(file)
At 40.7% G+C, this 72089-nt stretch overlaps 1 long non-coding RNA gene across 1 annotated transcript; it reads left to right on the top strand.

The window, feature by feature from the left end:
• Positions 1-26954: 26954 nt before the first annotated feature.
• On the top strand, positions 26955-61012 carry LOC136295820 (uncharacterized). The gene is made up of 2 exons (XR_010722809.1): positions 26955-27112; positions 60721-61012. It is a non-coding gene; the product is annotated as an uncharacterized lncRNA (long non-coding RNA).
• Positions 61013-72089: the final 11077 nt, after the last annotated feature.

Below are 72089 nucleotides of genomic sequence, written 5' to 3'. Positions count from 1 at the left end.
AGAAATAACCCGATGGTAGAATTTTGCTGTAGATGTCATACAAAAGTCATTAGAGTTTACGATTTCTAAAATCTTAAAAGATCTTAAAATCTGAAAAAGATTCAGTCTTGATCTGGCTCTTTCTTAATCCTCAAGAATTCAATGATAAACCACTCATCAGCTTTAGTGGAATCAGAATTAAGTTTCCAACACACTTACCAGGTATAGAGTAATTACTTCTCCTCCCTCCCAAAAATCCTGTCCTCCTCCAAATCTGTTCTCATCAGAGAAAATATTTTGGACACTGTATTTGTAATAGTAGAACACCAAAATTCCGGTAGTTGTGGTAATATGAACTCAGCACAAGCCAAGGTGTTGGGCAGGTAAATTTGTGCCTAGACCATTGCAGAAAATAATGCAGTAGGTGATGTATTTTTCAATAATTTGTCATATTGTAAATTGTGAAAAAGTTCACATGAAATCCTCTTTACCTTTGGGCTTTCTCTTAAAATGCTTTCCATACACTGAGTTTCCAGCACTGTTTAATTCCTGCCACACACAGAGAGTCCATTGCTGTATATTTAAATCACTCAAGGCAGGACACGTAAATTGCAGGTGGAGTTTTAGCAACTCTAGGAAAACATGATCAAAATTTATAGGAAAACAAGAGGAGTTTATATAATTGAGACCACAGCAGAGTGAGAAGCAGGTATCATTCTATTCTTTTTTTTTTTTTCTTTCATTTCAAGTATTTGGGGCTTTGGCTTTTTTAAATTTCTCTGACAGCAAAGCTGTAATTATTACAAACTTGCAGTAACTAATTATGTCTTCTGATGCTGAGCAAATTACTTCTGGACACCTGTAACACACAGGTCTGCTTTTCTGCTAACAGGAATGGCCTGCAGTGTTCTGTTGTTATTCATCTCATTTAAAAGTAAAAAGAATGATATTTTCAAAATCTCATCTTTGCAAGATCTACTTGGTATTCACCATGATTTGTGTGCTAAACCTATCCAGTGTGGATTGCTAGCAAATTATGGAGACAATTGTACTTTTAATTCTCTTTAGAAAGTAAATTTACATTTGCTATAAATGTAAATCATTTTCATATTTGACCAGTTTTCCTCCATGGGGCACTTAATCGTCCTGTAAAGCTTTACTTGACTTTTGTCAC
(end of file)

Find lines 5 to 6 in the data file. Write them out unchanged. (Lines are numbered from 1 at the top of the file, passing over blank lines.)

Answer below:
• Positions 61013-72089: the final 11077 nt, after the last annotated feature.

Below are 72089 nucleotides of genomic sequence, written 5' to 3'. Positions count from 1 at the left end.